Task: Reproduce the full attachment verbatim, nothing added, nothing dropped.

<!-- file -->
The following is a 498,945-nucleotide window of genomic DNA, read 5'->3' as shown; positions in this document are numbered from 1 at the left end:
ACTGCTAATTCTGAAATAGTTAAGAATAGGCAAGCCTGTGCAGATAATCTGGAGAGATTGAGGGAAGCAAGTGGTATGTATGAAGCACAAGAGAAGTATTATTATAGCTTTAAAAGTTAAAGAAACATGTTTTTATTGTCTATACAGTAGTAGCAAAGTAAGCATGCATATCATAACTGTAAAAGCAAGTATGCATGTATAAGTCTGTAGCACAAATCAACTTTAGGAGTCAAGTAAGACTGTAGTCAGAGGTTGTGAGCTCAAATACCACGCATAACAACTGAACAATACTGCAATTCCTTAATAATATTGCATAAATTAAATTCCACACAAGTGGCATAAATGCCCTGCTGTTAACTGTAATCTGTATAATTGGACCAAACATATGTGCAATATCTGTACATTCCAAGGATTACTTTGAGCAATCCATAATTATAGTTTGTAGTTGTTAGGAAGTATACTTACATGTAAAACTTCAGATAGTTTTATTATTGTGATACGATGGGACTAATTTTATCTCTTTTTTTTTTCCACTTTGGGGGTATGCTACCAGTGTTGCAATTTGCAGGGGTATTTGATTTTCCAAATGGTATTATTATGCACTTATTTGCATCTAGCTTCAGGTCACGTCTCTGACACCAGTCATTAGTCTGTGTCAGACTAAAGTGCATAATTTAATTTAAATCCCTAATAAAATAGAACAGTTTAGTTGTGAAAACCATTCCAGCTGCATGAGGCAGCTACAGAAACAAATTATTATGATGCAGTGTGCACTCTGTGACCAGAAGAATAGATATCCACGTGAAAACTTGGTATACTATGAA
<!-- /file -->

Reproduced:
The following is a 498,945-nucleotide window of genomic DNA, read 5'->3' as shown; positions in this document are numbered from 1 at the left end:
ACTGCTAATTCTGAAATAGTTAAGAATAGGCAAGCCTGTGCAGATAATCTGGAGAGATTGAGGGAAGCAAGTGGTATGTATGAAGCACAAGAGAAGTATTATTATAGCTTTAAAAGTTAAAGAAACATGTTTTTATTGTCTATACAGTAGTAGCAAAGTAAGCATGCATATCATAACTGTAAAAGCAAGTATGCATGTATAAGTCTGTAGCACAAATCAACTTTAGGAGTCAAGTAAGACTGTAGTCAGAGGTTGTGAGCTCAAATACCACGCATAACAACTGAACAATACTGCAATTCCTTAATAATATTGCATAAATTAAATTCCACACAAGTGGCATAAATGCCCTGCTGTTAACTGTAATCTGTATAATTGGACCAAACATATGTGCAATATCTGTACATTCCAAGGATTACTTTGAGCAATCCATAATTATAGTTTGTAGTTGTTAGGAAGTATACTTACATGTAAAACTTCAGATAGTTTTATTATTGTGATACGATGGGACTAATTTTATCTCTTTTTTTTTTCCACTTTGGGGGTATGCTACCAGTGTTGCAATTTGCAGGGGTATTTGATTTTCCAAATGGTATTATTATGCACTTATTTGCATCTAGCTTCAGGTCACGTCTCTGACACCAGTCATTAGTCTGTGTCAGACTAAAGTGCATAATTTAATTTAAATCCCTAATAAAATAGAACAGTTTAGTTGTGAAAACCATTCCAGCTGCATGAGGCAGCTACAGAAACAAATTATTATGATGCAGTGTGCACTCTGTGACCAGAAGAATAGATATCCACGTGAAAACTTGGTATACTATGAA